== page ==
In my summary of the key messages from Microsoft’s virtualisation launch last week, I promised a post about the segment delivered by Tom Bittman, Gartnerâ€™s VP and Chief of Research for Infrastructure and Operations, who spoke about how virtualisation is a key enabler for cloud computing.
Normally, if I hear someone talking about cloud computing they are either: predicting the death of traditional operating systems (notably Microsoft Windows); they are a vendor (perhaps even Microsoft) with their own view on the way that things will work out; or they are trying to provide an artificial definition of what cloud computing is and is not.
Then, there are people like me – infrastructure architects who see emerging technologies blurring the edges of the traditional desktop and web hosting models – technologies like Microsoft Silverlight (taking the Microsoft.NET Framework to the web), Adobe AIR (bringing rich internet applications to the desktop) and Google Gears (allowing offline access to web applications). We’re excited by all the new possibilities, but need to find a way through the minefield… which is where we end up going full circle and returning to conversations with product vendors about their vision for the future.
What I saw in Bittman’s presentation was an analyst, albeit one who was speaking at a Microsoft conference, talking broad terms about cloud computing and how it is affected by virtualisation. No vendor alegiance, just tell it as it is. And this is what he had to say:
When people talk about virtualisation, they talk about saving money, power and space – and they talk about “green IT” – but virtualisation is more than that. Virtualisation is an enabling technology for the trasnformation of IT service delivery, a catalyst for changing architectures, processes, cultures, and the IT marketplace itself. And, through these changes, it enables business transformation.
Virtualisation is a hot topic but it’s also part of something much larger – cloud computing. But rather than moving all of our IT services to the Internet, Gartner see virtuaInternetlisation allegiancetransformationas a means to unlock cloud computing so that internal IT departments deliver services to business units in a manner that is more “cloud like”.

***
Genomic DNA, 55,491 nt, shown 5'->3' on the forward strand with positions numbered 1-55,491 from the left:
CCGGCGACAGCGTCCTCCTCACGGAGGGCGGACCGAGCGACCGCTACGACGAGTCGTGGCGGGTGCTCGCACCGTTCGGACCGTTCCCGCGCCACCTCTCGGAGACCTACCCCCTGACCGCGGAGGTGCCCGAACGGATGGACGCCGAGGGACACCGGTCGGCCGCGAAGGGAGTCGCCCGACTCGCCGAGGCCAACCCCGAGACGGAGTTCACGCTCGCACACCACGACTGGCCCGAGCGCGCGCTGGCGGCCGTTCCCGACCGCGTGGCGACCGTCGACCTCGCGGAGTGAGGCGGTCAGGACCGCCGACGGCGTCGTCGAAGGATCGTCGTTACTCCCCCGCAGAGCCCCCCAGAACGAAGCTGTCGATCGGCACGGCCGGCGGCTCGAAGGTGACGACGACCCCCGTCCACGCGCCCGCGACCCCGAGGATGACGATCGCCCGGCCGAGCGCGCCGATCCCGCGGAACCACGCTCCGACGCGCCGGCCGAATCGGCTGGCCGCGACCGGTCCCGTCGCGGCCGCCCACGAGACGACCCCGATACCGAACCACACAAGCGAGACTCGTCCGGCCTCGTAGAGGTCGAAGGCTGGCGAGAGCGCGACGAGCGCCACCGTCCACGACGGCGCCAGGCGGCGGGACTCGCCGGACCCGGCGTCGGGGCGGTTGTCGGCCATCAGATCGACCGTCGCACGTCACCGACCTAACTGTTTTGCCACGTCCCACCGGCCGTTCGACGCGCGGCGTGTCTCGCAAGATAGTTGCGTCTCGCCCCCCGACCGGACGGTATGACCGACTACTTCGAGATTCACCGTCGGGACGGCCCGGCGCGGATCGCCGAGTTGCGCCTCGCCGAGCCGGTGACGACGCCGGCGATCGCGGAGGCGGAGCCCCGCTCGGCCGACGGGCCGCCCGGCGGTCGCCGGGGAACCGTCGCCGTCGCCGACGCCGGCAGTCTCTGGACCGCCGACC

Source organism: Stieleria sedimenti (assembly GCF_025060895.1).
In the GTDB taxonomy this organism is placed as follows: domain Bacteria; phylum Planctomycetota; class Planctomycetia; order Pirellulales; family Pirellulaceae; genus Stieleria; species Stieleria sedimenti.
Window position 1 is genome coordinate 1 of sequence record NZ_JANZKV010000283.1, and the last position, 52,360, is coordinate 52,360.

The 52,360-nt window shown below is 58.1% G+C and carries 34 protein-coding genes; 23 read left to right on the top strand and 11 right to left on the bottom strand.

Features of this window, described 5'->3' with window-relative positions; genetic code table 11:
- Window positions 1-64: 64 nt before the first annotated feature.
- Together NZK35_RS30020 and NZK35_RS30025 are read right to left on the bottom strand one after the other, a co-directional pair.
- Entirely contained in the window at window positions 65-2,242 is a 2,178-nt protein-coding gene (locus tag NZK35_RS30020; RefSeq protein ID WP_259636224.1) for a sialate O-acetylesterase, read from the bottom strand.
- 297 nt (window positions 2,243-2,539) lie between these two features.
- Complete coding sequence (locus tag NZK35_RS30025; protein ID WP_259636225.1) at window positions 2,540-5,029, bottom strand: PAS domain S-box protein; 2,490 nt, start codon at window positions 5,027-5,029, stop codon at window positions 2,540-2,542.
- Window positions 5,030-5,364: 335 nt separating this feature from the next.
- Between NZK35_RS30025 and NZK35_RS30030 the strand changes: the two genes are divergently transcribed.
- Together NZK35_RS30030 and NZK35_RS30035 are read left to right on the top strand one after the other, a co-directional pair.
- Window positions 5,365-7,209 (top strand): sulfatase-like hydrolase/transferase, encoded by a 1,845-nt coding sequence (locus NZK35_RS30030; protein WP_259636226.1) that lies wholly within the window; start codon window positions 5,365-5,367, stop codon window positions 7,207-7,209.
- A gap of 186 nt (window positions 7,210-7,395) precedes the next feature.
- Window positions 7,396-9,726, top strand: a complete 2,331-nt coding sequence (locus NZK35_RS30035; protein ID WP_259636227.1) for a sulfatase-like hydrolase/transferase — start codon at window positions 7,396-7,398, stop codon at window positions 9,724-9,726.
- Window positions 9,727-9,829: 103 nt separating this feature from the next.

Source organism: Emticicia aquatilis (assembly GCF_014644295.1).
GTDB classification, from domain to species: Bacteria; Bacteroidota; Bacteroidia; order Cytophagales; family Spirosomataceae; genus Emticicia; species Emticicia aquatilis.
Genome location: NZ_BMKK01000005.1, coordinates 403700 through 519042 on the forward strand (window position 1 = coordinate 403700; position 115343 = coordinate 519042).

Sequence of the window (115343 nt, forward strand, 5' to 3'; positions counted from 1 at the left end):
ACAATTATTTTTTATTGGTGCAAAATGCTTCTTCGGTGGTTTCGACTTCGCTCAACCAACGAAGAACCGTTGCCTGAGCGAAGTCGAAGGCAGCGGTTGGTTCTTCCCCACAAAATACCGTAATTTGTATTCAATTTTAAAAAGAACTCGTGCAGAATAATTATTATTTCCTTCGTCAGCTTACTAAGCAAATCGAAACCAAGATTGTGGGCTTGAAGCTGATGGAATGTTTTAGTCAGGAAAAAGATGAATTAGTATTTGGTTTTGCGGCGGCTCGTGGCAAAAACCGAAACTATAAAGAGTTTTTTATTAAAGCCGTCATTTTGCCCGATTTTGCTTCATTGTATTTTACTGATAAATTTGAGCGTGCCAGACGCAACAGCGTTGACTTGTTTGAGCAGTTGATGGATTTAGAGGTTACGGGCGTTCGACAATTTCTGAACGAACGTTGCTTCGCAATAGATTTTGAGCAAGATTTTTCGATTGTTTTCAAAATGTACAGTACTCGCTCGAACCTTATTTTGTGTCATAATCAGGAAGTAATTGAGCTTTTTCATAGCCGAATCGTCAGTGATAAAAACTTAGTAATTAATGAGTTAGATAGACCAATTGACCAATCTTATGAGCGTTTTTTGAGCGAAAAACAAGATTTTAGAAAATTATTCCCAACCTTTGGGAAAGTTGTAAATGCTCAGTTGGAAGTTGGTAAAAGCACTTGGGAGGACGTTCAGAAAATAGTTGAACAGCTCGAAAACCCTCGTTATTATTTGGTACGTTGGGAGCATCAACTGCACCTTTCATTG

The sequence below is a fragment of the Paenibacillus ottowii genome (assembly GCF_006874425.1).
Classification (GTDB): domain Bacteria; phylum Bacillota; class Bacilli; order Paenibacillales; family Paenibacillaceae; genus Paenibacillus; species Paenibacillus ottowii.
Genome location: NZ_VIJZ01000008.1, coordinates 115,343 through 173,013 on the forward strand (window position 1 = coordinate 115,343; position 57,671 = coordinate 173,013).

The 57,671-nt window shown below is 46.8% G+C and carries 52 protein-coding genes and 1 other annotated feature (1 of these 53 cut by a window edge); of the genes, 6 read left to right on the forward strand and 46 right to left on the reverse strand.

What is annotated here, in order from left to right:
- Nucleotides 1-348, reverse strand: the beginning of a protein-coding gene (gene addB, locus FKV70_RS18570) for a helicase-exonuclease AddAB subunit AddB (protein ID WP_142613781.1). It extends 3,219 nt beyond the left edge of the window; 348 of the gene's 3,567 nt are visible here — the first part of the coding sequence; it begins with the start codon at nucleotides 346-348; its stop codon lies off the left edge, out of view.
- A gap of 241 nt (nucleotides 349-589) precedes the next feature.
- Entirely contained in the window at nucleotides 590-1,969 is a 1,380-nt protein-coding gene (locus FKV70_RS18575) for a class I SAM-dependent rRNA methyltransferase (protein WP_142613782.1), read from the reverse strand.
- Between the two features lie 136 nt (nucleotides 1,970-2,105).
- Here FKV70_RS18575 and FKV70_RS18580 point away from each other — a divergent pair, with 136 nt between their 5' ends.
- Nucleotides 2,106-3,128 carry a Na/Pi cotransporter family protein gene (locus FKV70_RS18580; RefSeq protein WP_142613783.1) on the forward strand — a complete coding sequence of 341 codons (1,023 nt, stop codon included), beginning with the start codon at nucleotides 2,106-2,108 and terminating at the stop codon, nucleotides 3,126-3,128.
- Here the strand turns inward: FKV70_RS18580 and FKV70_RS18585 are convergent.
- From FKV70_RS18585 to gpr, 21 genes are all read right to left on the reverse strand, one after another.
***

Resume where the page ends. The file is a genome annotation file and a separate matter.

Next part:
Bittman explained that in the past, our component-oriented approach has led to the management of silos for resource management, capacity planning and performance management.
Then, as we realise how much these silos are costing, virtualisation is employed to drive down infrastructure costs and increase flexibility – a layer-oriented approach with pools of resource, and what he refers to as “elasticity” – the ability to “do things” much more quickly. Even that is only part of the journey though – by linking the pools of resource to the service level requirements of end users, an automated service-oriented approach can be created – an SoA in the form of cloud computing.
At the moment internal IT is still evolving, but external IT providers are starting to deliver service from the cloud (e.g. Google Apps, salesforce.com, etc.) – and that’s just the start of cloud computing.
Rather than defining cloud computing, Bitmann described some of the key attributes:
- Service orientation.
- Utility pricing (either subsidised, or usage-based).
- Delivered over the Internet.
The first three of these are the same whether the cloud is internal or external.
Virtualisation is not really about consolidation. It’s actually the decoupling of components that were previously combined – the application, operating system and hardware – to provides some level of abstraction. A hypervisor is just a service provider for compute resource to a virtual machine. Decoupling is only one part of what’s happening though as the services may be delivered in different ways – what Gartner describes as alternative IT delivery models.
Technology is only one part of this transformation of IT – one of the biggest changes is the way in which we view IT as we move from buying components (e.g. a new server) to services (including thinking about how to consume those services – internally or from the cloud) and this is a cultural/mindset change.
Pricing and licensing also changes – no longer will serial numbers be tied to servers but new, usage-based, models will emerge.
IT funding will change too – with utility pricing leading to a fluid expansion and contraction of infrastructure as required to meet demands.
Speed of deployment is another change – as virtualisation allows for faster deployment and business IT users see the speed in which they can obtain new services, demand will also increase.
Management will be critical – processes for management of service providers and tools as the delivery model flexes based on the various service layers.
And all of this leads towards cloud computing – not outsourcing everything to external providers, but enabling strategic change by using technologies such as virtualisation to allow internal IT to function in a manner which is more akin to an external service, whilst also changing the business’ ability to consume cloud services.